The celestial sphere is used to make it easier to find objects in space.  

     Since the Earth is round, picture the celestial sphere as a hollow glass circle with the Earth floating in the center.  All the stars we see are glued onto the inside of the glass circle.  This makes it simple to attach coordinates to the sphere and find stars or planets.  

     The north and south celestial poles are located directly above Earth's north and south poles.  Since the north celestial pole is located directly above true north, its altitude is the same as the observer's latitude on Earth.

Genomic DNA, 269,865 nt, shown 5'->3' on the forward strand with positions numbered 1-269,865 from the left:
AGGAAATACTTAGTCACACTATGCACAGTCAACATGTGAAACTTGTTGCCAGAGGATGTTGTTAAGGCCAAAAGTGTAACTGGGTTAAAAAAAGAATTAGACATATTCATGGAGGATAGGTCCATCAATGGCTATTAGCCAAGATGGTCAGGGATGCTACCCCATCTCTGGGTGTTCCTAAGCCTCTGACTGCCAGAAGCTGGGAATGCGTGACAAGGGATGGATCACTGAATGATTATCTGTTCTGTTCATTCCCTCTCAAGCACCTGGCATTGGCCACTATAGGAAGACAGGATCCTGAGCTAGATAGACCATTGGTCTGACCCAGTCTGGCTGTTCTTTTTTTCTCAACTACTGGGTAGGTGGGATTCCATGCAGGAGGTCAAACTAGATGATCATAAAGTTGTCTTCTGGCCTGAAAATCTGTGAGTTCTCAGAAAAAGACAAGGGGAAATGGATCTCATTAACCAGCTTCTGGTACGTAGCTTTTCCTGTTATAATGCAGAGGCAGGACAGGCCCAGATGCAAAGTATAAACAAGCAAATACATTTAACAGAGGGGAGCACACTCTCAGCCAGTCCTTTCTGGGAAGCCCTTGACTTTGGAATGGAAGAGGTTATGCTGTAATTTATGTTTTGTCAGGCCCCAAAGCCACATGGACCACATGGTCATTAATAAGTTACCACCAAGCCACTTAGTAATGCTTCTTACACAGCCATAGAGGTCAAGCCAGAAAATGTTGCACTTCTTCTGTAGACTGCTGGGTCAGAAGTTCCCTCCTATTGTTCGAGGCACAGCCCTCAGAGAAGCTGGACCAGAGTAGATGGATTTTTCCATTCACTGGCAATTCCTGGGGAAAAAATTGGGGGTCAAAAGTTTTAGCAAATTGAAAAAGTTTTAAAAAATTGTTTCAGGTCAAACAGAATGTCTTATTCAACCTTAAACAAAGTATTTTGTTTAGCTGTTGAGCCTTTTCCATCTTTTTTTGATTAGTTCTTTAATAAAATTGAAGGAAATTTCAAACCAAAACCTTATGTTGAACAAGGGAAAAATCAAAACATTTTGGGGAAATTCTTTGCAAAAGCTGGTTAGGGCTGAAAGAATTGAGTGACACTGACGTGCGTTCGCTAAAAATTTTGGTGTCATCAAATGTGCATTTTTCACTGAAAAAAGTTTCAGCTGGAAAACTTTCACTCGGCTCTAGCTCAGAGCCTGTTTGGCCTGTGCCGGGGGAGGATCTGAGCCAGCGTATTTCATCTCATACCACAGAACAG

The celestial equator is Earth's equator projected straight out into the sphere

     Earth is tilted at a 23 degree angle.  So the ecliptic is at a different 23 degree angle on the sphere.  It crosses the celestial equator at 2 points.  These points are called equinoxes.  The Sun moves along the ecliptic and passes the 2 equinoxes on March 21 (the Vernal equinox) and September 21 (the autumnal equinox).